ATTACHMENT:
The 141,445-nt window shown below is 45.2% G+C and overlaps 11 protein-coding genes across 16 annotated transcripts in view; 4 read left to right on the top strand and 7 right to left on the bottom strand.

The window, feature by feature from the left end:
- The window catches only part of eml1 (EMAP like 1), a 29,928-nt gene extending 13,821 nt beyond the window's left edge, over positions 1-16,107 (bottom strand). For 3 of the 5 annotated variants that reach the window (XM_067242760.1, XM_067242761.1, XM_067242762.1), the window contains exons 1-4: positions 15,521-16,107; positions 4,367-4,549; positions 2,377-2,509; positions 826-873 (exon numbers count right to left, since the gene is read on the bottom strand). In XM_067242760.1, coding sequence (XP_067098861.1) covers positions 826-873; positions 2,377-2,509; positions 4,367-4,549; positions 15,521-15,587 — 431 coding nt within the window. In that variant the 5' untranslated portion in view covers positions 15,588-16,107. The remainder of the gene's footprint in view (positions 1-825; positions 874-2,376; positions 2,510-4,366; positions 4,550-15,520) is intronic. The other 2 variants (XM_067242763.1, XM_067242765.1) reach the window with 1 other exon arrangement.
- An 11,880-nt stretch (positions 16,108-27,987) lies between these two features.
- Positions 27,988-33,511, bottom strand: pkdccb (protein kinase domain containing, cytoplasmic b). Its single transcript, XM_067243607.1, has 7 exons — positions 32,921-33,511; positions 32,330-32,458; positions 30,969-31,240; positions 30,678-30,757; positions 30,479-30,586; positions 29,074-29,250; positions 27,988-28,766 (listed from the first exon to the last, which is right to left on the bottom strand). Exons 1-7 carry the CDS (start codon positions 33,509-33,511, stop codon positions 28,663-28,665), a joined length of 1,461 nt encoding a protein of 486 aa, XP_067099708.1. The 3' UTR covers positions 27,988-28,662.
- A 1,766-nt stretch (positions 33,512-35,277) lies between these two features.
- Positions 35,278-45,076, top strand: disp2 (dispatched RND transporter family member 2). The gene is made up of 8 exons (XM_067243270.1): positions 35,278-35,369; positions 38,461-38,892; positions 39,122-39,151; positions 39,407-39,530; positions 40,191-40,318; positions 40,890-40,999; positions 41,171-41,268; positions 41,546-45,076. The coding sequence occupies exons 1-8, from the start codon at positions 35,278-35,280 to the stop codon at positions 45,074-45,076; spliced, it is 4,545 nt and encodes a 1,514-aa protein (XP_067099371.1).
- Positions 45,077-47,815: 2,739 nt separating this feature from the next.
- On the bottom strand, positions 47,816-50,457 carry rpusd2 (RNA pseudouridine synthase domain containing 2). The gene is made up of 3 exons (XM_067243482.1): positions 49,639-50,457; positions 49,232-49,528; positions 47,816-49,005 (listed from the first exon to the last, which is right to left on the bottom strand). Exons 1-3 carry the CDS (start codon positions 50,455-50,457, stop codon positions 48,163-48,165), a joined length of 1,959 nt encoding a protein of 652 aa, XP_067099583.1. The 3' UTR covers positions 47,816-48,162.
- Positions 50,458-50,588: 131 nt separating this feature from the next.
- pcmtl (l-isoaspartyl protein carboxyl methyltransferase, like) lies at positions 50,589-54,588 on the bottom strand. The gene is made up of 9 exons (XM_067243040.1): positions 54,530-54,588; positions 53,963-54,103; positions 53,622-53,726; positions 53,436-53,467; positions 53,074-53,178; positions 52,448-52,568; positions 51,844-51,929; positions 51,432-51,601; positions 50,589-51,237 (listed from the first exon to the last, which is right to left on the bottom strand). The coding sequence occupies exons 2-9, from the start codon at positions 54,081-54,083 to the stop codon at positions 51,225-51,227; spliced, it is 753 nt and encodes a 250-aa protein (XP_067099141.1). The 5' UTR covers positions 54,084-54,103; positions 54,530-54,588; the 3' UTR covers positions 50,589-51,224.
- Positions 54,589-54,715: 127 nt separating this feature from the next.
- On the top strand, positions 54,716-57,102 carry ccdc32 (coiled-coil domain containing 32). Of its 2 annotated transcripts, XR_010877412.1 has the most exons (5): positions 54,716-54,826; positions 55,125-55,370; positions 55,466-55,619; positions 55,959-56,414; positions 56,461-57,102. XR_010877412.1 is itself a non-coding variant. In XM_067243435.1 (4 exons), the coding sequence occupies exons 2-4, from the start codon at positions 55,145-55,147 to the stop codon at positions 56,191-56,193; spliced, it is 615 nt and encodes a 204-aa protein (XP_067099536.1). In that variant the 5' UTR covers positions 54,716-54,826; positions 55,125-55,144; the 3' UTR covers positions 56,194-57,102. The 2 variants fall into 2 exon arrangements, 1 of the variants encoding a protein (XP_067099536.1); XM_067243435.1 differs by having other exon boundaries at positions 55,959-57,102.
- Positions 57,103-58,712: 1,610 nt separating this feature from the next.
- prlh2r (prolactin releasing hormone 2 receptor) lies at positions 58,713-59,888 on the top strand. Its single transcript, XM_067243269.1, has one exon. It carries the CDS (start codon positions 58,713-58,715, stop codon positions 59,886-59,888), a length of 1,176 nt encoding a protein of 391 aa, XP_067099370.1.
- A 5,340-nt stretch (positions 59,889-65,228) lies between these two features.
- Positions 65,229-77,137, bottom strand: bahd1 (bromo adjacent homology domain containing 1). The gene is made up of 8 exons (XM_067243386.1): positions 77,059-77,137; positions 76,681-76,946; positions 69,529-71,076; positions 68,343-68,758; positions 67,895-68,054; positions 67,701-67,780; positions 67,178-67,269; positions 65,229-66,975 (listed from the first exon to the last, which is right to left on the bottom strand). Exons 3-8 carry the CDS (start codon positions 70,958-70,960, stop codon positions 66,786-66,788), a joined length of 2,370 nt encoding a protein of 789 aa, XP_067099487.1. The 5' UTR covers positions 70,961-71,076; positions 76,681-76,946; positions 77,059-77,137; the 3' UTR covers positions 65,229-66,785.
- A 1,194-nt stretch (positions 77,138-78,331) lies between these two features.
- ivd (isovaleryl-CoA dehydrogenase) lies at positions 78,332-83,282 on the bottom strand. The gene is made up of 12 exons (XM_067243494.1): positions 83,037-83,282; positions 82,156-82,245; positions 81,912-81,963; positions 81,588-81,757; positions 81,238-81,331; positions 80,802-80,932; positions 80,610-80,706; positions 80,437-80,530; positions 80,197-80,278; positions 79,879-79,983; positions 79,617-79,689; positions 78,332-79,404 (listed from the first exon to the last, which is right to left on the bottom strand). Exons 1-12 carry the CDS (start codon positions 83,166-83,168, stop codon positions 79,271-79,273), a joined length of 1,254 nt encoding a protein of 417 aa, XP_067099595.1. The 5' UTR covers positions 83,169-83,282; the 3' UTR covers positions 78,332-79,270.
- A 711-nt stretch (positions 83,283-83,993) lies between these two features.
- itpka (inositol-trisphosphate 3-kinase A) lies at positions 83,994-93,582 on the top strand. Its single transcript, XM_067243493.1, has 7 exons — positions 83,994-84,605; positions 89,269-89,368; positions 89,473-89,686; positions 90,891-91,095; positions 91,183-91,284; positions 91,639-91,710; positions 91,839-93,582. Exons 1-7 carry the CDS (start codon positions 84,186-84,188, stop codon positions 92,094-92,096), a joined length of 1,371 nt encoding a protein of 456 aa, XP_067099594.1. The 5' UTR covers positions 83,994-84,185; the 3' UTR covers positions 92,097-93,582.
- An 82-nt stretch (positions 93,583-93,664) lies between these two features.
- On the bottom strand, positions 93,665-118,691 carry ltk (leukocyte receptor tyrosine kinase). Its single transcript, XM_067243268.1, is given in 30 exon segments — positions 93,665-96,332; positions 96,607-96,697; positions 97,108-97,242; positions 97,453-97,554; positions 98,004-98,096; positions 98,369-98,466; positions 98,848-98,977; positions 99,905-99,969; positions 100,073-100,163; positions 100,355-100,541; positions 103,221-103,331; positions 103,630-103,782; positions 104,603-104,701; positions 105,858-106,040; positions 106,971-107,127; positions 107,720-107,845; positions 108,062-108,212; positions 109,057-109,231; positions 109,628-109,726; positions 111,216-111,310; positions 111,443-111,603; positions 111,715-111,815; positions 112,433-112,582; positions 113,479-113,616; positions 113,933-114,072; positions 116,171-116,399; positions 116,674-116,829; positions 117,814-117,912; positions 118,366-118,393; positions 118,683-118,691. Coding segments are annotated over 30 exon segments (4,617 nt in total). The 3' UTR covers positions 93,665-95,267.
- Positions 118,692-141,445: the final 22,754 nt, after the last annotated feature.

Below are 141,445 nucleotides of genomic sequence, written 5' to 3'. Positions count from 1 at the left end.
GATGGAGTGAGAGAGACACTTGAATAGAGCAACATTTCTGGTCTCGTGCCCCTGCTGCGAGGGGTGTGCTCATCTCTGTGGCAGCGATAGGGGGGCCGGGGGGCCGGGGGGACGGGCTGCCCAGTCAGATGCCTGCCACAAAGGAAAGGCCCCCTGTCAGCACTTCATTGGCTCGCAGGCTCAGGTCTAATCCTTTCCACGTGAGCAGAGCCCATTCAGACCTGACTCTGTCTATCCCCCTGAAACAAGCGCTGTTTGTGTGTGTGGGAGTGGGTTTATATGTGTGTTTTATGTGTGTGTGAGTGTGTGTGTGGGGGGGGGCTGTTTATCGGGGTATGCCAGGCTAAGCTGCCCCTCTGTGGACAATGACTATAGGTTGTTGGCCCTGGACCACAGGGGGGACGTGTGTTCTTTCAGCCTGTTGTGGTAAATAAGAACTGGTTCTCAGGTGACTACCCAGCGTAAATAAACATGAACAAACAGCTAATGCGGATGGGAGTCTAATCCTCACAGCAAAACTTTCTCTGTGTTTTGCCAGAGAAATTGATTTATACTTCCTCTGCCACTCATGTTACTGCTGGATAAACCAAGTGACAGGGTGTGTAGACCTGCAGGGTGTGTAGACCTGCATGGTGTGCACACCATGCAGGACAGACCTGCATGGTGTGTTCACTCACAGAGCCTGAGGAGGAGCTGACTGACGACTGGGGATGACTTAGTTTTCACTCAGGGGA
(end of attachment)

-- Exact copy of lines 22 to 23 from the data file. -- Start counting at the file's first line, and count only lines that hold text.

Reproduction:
- An 82-nt stretch (positions 93,583-93,664) lies between these two features.
- On the bottom strand, positions 93,665-118,691 carry ltk (leukocyte receptor tyrosine kinase). Its single transcript, XM_067243268.1, is given in 30 exon segments — positions 93,665-96,332; positions 96,607-96,697; positions 97,108-97,242; positions 97,453-97,554; positions 98,004-98,096; positions 98,369-98,466; positions 98,848-98,977; positions 99,905-99,969; positions 100,073-100,163; positions 100,355-100,541; positions 103,221-103,331; positions 103,630-103,782; positions 104,603-104,701; positions 105,858-106,040; positions 106,971-107,127; positions 107,720-107,845; positions 108,062-108,212; positions 109,057-109,231; positions 109,628-109,726; positions 111,216-111,310; positions 111,443-111,603; positions 111,715-111,815; positions 112,433-112,582; positions 113,479-113,616; positions 113,933-114,072; positions 116,171-116,399; positions 116,674-116,829; positions 117,814-117,912; positions 118,366-118,393; positions 118,683-118,691. Coding segments are annotated over 30 exon segments (4,617 nt in total). The 3' UTR covers positions 93,665-95,267.